The billionaire who turned 7-Eleven into a defunct global business empire

Masatoshi Ito, the billionaire who helped turn the convenience store 7-Eleven into a global business empire. He died aged 98, according to a BBC report on Monday (March 13).

A statement from Seven & i Holdings said Ito died on Friday of old age. “We would like to express our sincere thanks to you. for your mercy throughout your life.”

There are now more than 83,000 7-Eleven stores worldwide, about a quarter of which are located in Japan.

In 1956, Ito took over a small cloth shop in Tokyo. run by his relatives He was then renamed Ito-yokado and the business transformed into a one-stop chain of shops selling everything from groceries to clothes. It was then listed on the stock market in 1972.

Around the same time, Ito-Yokado executive Toshifumi Suzuki came across a 7-Eleven store during a visit to the United States.

Later, Ito-Yokado entered into an agreement with Southland Corporation, the owner of 7-Eleven in the United States, and opened the first 7-Eleven store in Japan in 1974. Ito’s company then moved to acquire a controlling stake in Southland Corporation in March 1990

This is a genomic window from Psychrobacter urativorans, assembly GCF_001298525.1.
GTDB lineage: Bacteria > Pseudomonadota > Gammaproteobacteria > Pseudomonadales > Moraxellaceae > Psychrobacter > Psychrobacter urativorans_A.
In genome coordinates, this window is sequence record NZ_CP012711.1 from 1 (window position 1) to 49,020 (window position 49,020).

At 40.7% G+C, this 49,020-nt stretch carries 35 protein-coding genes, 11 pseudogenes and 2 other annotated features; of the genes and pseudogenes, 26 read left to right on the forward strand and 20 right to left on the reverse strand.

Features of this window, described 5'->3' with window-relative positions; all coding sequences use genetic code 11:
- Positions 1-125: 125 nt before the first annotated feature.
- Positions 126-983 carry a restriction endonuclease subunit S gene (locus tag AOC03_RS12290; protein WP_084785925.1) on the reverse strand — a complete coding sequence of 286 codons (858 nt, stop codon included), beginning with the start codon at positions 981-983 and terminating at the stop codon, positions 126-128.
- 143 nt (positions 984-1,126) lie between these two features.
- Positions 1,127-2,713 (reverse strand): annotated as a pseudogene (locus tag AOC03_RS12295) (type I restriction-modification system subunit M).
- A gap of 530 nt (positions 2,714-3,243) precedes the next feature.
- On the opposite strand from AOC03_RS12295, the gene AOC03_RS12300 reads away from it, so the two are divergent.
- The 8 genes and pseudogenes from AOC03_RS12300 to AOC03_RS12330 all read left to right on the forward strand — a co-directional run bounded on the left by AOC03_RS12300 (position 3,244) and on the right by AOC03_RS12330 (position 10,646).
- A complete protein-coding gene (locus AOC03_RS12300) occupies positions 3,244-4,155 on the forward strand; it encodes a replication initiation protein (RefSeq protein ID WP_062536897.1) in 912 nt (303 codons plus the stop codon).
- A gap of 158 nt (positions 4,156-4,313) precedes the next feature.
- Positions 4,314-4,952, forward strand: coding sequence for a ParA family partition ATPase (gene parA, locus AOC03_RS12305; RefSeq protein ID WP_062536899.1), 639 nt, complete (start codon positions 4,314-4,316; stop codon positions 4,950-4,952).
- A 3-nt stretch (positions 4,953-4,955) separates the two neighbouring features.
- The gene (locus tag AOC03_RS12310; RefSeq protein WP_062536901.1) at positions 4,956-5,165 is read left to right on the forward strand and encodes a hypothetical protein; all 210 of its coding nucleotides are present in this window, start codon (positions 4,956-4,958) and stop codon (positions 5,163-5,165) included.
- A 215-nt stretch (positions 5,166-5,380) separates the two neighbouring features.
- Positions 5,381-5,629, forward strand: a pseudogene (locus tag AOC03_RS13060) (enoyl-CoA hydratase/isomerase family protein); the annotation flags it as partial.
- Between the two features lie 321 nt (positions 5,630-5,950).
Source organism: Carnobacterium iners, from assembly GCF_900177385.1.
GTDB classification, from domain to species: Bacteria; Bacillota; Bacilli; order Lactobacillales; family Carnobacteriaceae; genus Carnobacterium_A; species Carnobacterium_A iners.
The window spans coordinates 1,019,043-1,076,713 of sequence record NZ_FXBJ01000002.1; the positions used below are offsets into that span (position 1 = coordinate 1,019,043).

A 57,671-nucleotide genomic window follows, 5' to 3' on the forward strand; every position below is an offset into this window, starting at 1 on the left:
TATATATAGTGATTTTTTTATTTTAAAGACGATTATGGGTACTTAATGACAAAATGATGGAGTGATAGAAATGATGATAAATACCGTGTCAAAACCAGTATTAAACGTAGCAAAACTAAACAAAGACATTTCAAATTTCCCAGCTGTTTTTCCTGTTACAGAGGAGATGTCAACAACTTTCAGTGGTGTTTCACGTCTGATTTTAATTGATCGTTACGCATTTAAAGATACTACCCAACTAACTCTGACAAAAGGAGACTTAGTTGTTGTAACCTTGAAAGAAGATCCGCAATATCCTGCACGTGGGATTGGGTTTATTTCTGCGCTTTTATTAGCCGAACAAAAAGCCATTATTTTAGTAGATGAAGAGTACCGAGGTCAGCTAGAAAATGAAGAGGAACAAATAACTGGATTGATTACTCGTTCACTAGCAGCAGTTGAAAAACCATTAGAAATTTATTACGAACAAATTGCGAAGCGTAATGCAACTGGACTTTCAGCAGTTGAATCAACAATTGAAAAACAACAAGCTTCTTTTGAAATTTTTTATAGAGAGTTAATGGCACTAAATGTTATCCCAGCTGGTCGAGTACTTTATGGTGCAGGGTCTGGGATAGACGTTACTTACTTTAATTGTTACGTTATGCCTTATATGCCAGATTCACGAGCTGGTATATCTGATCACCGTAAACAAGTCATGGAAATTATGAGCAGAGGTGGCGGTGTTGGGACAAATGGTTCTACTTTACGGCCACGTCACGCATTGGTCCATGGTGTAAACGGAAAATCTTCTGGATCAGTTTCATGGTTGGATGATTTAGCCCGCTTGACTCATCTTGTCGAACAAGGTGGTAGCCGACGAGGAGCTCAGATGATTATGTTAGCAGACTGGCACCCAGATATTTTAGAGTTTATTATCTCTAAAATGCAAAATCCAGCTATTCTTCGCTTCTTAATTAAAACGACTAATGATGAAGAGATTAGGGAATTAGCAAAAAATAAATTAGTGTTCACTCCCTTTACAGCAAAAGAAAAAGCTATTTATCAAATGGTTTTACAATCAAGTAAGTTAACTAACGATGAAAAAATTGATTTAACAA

“I get asked a lot. Whether I am successful because I work hard or I am lucky. The real answer is both.” Ito once said in an interview. “I was lucky to start a business straight after the war. during the same period Society that emphasizes consumption on a broad basis Began to form in Japan. “

In 1992, Ito resigned from his position at the company. Ito-yokado Amid accusations three senior executives paid illegal payments to the yakuza. to keep order during the shareholders’ meeting

Ito-yokado The name was changed to Seven and I Holdings in 2005, where the word i in the company name comes from Ito-yokado. and the name of Ito himself who was appointed honorary president of the company

Masatoshi Ito is widely regarded in the business community as He is the person who made the 7-Eleven convenience store successful. and became the first comprehensive convenience store brand in Japan.

(Source: BBC)